Goals should cascade down and throughout your company, right?Read More
Strategic Discipline Blog
Is planning outdated?Read More
Sports figures often make a lot of money speaking to businesses about their achievements, the work, preparation and dedication to get there.Read More
In The ONE Thing: The Surprisingly Simple Truth Behind Extraordinary Results by Gary Keller, Jay Papasan, Gary Keller shares the following story to emphasize the power of Time Blocking:Read More
In Purpose - The Dickens of Your One Thing, Ebenezer Scrooge discovered, life is driven by the purpose we give it. There’s a catch Scrooge confronted. Purpose shapes our lives only in direct proportion to the power of the priority you and I connect it to.Read More
How would you grade your decision-making capability? How is your leadership team at making decisions?Read More
The opportunity to discuss the nature of preparation and the importance it played in the recent Super Bowl preceded the plan to provide you with the remaining tools for People resources from Rockefeller Habits 4 Decisions. We’ll provide the remainder of these People tools in next Monday’s blog.
What’s the number one function of a leader? It’s the ability to predict.
“The fundamental journey of a growing business is to create a predictable engine for generating wealth as it creates products and services that satisfy customer needs and creates an environment that attracts tip talent.” Verne Harnish, Mastering the Rockefeller Habits
Unless a company has the ability to determine where it is today and project where its’ going to be this week, this month, this quarter, and this year, it’s not on a trajectory for growth. It might not even be on track for survival. A favorite quote of mine is, "When you’re green you grow, when you’re rip you rot!"
Ultimately the reason for imposing structure and instituting systems is to achieve predictability.
This is why Strategic Discipline is such a critical piece to success.
Determine your priorities. Create and monitor metrics. Develop Meeting Rhythms to build a Cadence of Accountability.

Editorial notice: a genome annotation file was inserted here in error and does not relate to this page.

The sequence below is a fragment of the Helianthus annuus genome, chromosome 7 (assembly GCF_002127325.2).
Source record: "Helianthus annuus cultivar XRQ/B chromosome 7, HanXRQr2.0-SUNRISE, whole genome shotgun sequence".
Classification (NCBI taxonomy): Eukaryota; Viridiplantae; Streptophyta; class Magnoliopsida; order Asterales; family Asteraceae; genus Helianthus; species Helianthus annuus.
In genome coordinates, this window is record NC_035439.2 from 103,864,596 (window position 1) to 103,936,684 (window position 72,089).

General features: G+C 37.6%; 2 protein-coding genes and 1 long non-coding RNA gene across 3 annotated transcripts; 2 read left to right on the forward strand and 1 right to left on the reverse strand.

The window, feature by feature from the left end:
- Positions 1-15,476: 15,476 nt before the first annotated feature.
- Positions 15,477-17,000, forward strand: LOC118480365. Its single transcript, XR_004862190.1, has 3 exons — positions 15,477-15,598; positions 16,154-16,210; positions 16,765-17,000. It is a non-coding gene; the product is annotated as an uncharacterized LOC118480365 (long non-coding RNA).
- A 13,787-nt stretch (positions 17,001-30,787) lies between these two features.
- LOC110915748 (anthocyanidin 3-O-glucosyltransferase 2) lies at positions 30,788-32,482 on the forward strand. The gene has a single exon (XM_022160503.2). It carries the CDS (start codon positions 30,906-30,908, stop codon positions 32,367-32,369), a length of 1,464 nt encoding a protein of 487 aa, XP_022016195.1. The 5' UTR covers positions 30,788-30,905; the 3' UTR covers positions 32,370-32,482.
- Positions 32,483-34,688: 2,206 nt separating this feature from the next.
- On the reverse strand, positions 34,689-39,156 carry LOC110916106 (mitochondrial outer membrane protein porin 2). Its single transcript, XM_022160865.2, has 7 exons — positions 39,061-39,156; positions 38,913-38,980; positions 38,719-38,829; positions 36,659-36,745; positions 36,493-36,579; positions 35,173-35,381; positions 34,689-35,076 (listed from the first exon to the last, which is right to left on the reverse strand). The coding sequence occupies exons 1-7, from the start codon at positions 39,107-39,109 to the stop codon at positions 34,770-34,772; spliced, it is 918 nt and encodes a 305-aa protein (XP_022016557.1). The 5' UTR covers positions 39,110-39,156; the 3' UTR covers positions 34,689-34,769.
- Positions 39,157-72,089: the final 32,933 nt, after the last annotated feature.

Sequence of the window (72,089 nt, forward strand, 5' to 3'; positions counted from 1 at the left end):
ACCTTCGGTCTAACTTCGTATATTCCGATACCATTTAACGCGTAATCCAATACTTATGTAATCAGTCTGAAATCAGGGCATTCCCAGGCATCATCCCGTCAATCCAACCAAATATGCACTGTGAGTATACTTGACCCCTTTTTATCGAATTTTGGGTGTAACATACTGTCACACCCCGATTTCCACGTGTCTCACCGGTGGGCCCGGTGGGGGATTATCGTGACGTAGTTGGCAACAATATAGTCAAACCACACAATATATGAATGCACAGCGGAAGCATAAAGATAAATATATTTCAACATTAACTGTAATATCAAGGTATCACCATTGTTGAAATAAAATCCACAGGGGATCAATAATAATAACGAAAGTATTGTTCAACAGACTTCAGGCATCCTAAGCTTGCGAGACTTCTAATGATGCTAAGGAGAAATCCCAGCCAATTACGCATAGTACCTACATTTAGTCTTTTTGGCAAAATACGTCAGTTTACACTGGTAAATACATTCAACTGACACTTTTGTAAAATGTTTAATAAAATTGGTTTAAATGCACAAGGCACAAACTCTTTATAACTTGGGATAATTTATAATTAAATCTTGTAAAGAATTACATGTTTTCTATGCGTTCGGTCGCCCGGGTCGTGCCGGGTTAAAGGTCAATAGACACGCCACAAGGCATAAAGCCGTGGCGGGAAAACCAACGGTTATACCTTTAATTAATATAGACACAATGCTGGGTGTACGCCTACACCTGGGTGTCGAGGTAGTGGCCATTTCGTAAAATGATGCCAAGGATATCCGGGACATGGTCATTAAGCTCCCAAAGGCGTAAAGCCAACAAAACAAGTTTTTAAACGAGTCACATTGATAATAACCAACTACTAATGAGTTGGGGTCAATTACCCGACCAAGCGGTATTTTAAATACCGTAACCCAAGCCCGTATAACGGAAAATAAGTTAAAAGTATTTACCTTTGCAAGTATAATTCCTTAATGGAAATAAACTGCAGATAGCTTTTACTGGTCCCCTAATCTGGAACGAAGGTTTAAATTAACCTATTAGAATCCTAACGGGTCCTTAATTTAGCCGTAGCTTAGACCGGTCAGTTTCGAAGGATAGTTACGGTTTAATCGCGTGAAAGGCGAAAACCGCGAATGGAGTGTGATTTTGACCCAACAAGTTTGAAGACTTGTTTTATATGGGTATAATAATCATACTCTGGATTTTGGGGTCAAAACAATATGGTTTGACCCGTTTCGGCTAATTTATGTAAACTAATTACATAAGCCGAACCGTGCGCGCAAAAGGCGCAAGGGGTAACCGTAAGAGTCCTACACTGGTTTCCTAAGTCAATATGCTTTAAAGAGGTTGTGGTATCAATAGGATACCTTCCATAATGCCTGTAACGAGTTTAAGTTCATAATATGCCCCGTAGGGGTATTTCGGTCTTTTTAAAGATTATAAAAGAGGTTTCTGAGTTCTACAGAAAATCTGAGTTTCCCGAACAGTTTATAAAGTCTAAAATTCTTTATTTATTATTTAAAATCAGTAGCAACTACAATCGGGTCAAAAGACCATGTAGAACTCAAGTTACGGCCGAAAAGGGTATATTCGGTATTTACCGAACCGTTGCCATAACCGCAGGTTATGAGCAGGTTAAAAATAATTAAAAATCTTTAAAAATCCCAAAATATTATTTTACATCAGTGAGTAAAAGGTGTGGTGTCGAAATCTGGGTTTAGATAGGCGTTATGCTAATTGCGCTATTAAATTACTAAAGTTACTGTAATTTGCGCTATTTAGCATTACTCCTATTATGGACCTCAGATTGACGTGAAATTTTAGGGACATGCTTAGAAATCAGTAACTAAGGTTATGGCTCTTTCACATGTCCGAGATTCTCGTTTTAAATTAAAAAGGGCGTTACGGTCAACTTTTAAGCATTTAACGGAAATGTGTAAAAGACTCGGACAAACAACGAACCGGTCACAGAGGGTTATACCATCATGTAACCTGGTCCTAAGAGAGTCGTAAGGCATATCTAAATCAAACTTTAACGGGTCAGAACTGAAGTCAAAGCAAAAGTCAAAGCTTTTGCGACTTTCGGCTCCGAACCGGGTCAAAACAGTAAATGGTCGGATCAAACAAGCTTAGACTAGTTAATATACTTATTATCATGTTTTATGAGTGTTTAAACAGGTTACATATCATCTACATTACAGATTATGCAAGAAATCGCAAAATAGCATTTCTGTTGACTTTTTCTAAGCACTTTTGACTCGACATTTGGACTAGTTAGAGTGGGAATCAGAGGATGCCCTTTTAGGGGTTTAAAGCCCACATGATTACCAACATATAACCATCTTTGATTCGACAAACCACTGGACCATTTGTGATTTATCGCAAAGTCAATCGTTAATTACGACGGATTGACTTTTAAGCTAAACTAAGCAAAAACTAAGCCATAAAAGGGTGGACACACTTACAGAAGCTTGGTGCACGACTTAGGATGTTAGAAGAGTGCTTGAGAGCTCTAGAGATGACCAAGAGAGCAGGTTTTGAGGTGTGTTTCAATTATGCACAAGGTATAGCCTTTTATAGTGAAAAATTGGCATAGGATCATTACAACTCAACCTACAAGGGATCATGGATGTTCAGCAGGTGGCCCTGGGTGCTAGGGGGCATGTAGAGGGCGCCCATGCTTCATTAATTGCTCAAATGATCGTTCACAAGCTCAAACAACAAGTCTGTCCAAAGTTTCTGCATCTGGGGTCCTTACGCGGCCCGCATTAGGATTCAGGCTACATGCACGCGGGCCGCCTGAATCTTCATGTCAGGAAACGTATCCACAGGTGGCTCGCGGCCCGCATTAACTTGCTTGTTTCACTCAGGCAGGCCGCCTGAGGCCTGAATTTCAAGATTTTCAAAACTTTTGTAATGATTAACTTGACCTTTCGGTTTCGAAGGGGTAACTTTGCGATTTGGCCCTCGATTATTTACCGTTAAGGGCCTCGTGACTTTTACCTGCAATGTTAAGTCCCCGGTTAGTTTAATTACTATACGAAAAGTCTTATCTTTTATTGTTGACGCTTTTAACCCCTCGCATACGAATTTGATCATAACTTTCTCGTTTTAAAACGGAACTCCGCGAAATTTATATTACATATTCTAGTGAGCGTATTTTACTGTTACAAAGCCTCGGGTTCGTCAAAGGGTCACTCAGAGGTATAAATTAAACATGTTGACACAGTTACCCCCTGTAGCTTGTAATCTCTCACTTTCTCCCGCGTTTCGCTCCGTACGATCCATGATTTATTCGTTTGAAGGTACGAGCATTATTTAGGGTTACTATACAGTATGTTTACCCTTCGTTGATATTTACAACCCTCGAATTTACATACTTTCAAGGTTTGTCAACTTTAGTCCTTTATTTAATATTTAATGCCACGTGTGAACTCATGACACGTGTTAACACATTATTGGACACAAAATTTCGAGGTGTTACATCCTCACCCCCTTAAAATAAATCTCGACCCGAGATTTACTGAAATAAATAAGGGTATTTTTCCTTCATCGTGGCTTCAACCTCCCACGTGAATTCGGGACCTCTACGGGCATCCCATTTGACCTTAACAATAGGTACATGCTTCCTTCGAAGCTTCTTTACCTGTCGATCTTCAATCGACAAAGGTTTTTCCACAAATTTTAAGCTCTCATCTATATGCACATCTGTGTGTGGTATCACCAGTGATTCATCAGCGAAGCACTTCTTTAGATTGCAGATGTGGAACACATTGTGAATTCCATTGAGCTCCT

Twelve tired, sweat covered young men shuffle through the hall toward a classroom. Each chooses a desk to sit in, plops themselves down for an unexpected respite from a grueling first week of basketball practice. The group looks around, engages in small talk, with one team member shouting out, “Wick, do you know what this is about?” I shrug my shoulders. It’s a first time experience for me as well as the rest of the team. Shortly thereafter, the new head coach enters his biology classroom where the boys have taken up temporary residence. Coach Belke strikes a commanding appearance. He’s about 6’2” with a barrel chest, large thick forearms, and looks every bit like the man who supposedly had a try-out with the Chicago Bears. Immediately the room falls silent, such is the presence he dictates. While Coach Belke has coached football and basketball before at Princeton High School, it’s been nearly a decade since he’s done either. He volunteered to take on the task of coaching basketball this year when our coach of the past three years unexpectedly left for a better teaching position. After years of dismal sports performances, this team is expected to do well. Our sophomore year our team won the first game a Princeton basketball team had won after 37 consecutive losses. The following year (our junior season) our team finished 13-6, 3rd place in the conference. Expectations are high.